After Being Found Not Guilty, Minnesota Officer Given Separation Agreement

A Minnesota police officer accused of fatally shooting a man last summer has been given a separation agreement from his agency after he was found not guilty of second-degree manslaughter.

Philando Castile, 32, was shot several times by St. Anthony Police Officer Jeronimo Yanez, who is Latino, last July after Castile was pulled over with his girlfriend, Diamond Reynolds, and Reynolds’ 4-year-old daughter in Falcon Heights, Minnesota, a suburb of Saint Paul.

ABC News reports that the city of St. Anthony said in a statement that the “public will be best served if Officer Yanez is no longer a police officer in our city.” The city will offer Yanez a “voluntary separation agreement” to help him transition to another career, it said.



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  1. ahaz

    This officer proved, by killing an innocent citizen, he is incapable of carrying a weapon and making life and death decisions. He’s very fortunate that he isn’t in prison as juries still give scared cops a pass for committting murder, especially minorities. Unions and officers have an effective blueprint for avoiding criminal responsibility and until juries wise up, incidents like these will continue unabated.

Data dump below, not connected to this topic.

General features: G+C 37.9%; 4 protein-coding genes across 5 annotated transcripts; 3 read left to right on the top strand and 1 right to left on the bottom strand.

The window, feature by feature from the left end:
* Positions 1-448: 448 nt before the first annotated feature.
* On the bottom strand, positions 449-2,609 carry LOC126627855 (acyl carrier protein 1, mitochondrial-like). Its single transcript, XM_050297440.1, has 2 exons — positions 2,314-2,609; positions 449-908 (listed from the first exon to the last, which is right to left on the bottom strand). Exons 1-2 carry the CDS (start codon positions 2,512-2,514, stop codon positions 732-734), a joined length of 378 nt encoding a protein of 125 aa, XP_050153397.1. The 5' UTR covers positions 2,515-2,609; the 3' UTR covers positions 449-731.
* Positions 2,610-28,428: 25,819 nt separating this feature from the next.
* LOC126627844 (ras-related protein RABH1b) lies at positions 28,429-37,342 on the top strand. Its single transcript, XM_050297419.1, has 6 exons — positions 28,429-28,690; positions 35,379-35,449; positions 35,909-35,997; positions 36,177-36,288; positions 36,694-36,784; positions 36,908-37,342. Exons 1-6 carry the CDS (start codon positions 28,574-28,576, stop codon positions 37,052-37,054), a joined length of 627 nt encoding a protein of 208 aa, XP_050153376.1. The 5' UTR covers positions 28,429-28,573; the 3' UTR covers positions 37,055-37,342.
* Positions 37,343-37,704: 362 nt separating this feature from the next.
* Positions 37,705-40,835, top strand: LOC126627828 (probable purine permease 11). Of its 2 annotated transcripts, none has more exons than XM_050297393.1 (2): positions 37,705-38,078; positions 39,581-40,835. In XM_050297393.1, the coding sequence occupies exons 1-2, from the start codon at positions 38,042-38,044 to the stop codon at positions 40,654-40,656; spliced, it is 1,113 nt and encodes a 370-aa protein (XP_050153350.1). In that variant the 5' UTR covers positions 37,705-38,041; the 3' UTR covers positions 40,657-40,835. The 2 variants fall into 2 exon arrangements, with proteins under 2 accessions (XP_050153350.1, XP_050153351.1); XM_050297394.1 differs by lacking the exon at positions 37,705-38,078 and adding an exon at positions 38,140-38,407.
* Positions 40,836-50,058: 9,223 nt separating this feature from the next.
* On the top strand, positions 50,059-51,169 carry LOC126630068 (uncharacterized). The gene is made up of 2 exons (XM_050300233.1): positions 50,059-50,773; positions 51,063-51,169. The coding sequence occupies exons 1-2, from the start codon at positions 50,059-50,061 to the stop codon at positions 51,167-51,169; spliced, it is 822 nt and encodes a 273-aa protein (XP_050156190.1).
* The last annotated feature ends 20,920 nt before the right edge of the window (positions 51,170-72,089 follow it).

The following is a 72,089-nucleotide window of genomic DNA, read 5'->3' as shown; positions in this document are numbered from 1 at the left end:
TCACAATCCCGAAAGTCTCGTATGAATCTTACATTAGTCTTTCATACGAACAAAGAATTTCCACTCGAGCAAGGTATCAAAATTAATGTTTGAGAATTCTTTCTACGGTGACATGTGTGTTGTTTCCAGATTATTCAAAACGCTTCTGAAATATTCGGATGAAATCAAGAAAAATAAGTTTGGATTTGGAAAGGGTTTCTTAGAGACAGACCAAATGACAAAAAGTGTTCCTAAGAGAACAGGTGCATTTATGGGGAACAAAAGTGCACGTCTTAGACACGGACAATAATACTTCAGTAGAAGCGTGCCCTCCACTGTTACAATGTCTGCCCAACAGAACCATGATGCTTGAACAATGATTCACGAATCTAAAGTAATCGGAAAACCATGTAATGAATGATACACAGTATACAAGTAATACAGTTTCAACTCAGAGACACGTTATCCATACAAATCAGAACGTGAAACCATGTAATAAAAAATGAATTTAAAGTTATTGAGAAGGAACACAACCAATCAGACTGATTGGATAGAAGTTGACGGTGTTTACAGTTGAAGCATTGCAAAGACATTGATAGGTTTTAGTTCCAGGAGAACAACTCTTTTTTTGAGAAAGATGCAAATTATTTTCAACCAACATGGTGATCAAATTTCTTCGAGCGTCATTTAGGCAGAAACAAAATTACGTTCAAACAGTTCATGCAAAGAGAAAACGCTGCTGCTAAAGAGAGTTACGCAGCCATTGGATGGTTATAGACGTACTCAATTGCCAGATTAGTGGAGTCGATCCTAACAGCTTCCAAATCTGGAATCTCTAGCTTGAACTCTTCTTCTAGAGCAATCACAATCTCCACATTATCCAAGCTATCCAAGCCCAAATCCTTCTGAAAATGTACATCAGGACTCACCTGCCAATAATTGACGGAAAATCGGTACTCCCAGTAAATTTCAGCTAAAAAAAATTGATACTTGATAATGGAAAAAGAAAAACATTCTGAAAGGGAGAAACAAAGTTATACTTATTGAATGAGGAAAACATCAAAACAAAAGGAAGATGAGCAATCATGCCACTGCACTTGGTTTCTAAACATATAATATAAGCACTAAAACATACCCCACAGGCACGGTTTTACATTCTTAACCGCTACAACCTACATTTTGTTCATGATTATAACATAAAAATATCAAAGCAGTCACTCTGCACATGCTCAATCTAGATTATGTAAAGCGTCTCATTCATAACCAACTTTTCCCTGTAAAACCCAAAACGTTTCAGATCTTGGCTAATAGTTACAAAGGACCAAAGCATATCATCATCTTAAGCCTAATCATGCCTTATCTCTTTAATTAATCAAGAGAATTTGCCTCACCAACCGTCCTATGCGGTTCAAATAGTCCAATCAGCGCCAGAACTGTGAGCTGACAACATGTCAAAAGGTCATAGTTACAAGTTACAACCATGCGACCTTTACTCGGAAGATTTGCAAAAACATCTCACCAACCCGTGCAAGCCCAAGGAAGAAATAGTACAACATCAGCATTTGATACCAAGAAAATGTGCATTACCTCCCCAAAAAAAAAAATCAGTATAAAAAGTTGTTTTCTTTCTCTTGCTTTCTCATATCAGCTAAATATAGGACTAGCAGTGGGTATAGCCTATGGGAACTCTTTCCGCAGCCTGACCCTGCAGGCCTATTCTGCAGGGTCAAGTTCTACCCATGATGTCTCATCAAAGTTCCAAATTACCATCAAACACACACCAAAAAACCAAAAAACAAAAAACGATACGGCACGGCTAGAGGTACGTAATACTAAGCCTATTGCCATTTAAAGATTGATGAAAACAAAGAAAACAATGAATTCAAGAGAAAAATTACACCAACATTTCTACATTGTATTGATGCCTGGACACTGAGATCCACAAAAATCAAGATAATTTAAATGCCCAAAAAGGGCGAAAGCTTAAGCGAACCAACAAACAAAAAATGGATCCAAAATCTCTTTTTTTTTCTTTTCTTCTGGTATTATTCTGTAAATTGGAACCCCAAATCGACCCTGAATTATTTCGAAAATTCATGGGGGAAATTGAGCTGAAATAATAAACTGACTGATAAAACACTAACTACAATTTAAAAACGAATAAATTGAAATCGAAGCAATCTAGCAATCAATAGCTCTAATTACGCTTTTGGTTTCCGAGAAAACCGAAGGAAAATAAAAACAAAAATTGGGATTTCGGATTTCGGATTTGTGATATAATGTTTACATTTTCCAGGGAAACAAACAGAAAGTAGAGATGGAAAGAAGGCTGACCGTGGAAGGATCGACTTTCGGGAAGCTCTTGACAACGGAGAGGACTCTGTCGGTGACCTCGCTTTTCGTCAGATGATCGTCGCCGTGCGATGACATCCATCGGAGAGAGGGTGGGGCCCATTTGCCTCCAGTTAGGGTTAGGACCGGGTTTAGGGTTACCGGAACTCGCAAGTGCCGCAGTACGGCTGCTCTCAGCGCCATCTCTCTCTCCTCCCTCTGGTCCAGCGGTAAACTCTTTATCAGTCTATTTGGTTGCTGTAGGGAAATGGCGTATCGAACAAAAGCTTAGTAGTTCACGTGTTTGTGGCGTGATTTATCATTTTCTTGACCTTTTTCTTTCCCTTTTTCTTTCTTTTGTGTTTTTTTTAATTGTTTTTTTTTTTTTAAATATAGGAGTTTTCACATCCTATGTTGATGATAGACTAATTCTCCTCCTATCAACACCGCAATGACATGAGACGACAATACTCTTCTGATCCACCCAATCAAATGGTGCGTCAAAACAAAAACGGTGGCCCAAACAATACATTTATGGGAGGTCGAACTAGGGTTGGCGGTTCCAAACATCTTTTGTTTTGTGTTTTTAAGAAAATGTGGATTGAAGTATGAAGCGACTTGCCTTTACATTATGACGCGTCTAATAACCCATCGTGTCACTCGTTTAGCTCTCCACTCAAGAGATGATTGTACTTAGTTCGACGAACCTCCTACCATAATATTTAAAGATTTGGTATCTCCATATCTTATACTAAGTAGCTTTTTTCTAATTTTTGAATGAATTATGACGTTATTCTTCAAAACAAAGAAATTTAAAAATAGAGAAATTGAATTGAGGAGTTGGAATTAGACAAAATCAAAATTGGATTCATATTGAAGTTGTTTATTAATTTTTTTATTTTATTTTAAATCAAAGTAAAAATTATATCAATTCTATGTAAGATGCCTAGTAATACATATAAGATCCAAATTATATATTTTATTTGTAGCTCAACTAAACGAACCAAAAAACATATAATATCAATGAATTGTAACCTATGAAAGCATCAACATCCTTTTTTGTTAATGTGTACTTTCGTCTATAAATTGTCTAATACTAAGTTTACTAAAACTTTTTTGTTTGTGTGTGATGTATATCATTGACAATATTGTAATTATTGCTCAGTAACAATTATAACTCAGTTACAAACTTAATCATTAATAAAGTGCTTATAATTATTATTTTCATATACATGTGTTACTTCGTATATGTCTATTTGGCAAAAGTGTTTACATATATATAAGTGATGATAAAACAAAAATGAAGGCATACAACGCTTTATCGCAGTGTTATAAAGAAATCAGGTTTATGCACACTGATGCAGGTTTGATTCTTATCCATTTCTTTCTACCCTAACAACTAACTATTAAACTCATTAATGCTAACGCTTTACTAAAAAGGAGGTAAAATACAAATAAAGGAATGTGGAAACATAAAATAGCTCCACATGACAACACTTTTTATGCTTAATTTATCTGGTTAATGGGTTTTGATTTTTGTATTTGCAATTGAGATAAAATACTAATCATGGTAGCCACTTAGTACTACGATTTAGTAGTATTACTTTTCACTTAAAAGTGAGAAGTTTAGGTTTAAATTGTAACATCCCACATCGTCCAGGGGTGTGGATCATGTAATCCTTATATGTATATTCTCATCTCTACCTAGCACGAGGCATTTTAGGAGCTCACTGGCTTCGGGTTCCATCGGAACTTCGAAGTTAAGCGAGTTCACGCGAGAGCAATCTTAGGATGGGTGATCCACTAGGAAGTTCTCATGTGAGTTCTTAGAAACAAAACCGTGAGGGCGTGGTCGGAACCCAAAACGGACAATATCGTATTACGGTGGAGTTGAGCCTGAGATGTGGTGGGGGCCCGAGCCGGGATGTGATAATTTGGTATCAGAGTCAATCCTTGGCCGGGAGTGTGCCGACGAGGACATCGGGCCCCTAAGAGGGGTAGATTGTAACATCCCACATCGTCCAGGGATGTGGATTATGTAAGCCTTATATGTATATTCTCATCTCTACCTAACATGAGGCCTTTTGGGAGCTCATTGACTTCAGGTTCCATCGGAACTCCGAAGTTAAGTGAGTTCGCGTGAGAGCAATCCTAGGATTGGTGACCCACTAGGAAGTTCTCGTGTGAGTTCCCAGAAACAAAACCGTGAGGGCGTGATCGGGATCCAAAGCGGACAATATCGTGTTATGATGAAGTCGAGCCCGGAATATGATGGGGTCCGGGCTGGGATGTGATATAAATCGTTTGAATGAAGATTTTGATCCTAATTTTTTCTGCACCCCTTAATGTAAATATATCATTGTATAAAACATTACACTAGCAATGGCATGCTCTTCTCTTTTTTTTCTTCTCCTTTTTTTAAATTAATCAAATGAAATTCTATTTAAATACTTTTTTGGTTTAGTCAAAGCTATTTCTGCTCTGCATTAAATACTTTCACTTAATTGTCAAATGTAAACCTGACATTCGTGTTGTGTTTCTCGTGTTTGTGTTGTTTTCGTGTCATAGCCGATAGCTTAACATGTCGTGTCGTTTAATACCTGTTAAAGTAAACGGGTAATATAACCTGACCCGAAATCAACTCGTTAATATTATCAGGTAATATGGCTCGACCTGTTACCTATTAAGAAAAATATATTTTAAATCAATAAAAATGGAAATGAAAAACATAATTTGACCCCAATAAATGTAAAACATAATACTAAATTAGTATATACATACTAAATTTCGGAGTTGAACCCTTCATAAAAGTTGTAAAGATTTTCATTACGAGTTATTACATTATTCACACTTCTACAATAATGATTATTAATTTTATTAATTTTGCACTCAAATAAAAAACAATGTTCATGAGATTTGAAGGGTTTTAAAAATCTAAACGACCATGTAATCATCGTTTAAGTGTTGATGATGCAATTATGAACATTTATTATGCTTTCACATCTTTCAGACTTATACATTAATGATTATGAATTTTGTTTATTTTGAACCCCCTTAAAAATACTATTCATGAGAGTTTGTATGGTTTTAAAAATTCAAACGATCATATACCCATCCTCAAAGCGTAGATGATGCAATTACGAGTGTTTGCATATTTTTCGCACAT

2. Samuel Fivey

    These bureaucrats, these (b)administrators, these agency heads from both cities and counties need to be sued and sued hard with a definite emphasis on punitive damages for this crap.

    Here you have a Chief, his chief, testifying by all media accounts that this use of deadly force was reasonable. Then, someone decides Officer Yanez can’t / isn’t going back to work because it isn’t going to be good for the community. And why not? Media hype and sensationalizing of the event? Exceptionally dishonest plaintiffs attorneys lying through their teeth in efforts to get an early, high dollar settlement?

    Agencies and associations, guilds, FOPs, etc need to get very aggressive about countering these false narratives. For the immediate good of the copper and the agency they have to. For the long term good of the agency is another reason for doing it … Why would I want to stay here / go to work there, they didn’t stand up for Officer Snuffy? Would they stand up for me?

    This has been tried or done successfully to too many of our peers in the last few years.

  3. LegalBeagle

    Voluntary, my backside. I suspect that this will turn out to be staggeringly expensive if he has good legal counsel. I can’t imagine that they have any basis for the action given that the Chief testified for him. This seems to be a trend – yield to those who have loud opinions and no knowledge, to the detriment of an officer who was according to the law, performing correctly.

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